The characters, of which there are roughly 40, are all unique and genuinely lovable. The numerous pair-up conversations are always enjoyable and range from being hilarious to downright moving. Many of the romantic pairings really develops the characters well. Each pair has a unique story together that is elaborated upon as you unlock a new bond link between them over the course of the game, and it's awesome. These practically innumerable character relationship stories feel like sub-plots unto themselves, and gives Awakening a wonderful dating/social simulation feeling to it. Most of the "S Rank" marriage proposal conversations has such sweet, touching dialogue that it just melts your heart and makes you feel warm and fuzzy inside. I literally feel like a better person while playing this game and that is entirely thanks to reading some of the conversations you can unlock in here. You really come to love the characters over the time you spend with them. This game is such a precious gem, and I really can't praise its writing and fantastic localization enough. Intelligent Systems hit it out of the park.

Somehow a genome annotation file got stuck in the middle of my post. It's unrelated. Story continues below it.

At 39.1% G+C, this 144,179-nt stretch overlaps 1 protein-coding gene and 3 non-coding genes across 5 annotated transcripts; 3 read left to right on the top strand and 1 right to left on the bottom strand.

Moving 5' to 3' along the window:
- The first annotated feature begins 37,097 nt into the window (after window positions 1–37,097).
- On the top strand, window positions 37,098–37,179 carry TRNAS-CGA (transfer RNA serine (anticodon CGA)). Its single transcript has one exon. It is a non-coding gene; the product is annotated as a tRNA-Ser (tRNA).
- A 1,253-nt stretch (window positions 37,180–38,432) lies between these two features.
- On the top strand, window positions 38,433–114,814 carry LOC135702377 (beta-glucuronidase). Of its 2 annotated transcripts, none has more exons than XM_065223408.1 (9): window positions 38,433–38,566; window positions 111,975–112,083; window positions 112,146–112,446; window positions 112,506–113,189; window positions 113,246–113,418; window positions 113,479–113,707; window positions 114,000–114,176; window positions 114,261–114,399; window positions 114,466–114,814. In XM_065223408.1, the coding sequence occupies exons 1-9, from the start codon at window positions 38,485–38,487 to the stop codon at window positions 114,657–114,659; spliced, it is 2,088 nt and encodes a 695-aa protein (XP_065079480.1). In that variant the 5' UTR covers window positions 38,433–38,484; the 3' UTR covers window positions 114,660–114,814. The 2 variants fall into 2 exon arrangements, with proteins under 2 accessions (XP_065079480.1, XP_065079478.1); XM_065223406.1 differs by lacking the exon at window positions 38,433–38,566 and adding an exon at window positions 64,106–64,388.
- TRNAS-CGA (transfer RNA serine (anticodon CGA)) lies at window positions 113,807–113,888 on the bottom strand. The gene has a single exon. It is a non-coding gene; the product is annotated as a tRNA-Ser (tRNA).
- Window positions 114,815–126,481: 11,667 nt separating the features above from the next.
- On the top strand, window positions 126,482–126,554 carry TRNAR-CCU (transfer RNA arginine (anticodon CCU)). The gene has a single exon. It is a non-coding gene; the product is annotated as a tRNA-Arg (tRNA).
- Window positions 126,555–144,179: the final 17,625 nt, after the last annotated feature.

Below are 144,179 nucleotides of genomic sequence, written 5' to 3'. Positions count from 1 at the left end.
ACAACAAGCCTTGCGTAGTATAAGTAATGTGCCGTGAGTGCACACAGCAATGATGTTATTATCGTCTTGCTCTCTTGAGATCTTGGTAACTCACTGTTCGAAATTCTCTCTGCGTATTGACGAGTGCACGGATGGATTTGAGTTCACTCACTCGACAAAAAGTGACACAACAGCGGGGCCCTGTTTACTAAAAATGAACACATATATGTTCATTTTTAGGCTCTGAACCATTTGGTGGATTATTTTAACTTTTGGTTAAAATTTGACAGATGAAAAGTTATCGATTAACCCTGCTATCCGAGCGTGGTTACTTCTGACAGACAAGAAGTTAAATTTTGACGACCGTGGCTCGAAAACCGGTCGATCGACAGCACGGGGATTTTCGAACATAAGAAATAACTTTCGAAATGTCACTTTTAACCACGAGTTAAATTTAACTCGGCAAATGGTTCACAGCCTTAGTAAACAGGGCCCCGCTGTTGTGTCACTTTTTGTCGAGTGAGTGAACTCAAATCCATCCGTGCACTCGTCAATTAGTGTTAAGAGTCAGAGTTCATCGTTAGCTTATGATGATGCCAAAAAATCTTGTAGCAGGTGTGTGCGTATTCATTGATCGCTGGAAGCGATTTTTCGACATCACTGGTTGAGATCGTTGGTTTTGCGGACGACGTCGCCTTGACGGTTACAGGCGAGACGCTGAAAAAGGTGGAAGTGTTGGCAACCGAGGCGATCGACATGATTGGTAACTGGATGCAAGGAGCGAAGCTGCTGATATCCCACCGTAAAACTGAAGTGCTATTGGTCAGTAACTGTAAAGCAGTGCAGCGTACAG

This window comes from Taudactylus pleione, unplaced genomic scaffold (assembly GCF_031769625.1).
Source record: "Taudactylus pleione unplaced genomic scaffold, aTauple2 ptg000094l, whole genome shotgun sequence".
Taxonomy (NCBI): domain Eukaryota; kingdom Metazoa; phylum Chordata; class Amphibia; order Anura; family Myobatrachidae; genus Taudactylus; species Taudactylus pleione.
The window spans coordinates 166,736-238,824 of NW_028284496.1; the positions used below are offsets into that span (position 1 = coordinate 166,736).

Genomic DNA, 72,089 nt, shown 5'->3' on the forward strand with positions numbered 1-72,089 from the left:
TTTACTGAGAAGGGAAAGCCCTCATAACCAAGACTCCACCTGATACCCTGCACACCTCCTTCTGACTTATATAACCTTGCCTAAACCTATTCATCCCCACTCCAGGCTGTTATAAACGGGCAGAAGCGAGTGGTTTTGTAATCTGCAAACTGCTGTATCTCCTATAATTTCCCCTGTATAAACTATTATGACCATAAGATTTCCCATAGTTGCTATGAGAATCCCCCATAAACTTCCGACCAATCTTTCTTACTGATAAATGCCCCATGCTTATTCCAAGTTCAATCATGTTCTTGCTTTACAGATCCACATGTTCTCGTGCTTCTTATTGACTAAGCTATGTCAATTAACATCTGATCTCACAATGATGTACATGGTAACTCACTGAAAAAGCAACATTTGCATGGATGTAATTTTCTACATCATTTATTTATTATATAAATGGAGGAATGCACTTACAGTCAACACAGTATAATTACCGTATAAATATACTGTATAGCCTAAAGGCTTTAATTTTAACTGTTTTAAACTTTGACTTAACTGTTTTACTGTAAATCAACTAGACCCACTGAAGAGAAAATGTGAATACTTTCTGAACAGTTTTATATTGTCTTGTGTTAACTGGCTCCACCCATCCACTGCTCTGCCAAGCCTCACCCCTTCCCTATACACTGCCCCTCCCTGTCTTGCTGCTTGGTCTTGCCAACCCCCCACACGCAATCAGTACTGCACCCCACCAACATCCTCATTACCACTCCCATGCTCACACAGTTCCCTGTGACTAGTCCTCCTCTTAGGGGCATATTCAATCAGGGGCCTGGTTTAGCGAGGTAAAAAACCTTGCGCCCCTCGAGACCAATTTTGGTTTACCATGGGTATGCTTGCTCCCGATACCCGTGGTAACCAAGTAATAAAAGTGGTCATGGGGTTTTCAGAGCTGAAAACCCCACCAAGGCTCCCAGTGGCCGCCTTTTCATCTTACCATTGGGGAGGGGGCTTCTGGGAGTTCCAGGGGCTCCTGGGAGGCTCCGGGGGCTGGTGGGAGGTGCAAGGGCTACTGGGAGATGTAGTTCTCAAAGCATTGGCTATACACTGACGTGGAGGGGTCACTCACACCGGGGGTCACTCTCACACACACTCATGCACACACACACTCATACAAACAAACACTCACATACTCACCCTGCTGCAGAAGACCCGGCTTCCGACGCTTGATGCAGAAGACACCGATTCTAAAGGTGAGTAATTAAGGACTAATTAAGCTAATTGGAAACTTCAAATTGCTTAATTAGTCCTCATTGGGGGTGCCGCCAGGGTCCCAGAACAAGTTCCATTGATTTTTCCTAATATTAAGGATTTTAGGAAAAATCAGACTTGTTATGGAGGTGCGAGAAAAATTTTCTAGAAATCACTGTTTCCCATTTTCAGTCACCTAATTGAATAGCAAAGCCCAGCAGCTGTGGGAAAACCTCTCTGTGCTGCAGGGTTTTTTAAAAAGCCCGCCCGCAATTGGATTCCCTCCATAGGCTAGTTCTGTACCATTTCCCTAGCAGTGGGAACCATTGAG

Fire Emblem: Awakening is one of those games where everything, down to the tiniest detail, comes together to create a truly special experience. Literally everything in this game impresses me, and every time I play it, another meticulously crafted detail pops out at me and just makes me marvel at how amazing and well thought-out of a game Intelligent Systems has made here. They're a fantastic developer in general, but they really out-did themselves with this one and I really hope they make a direct sequel someday. I know this review is long and gushing and I'm sorry for dragging it out, but this game seriously deserves it. This is easily on my shortlist for game of the year, and I'm confident to say this is most definitely in the top three 3DS games you can buy right now, alongside Super Mario 3D Land and The Legend of Zelda: Ocarina of Time 3D. It definitely deserves all of the praise it has gotten, and I give it my highest recommendation. So go out and buy this immediately, get lost in the countless hours of SRPG perfection, and become enraptured by the wonderful experience of Fire Emblem: Awakening.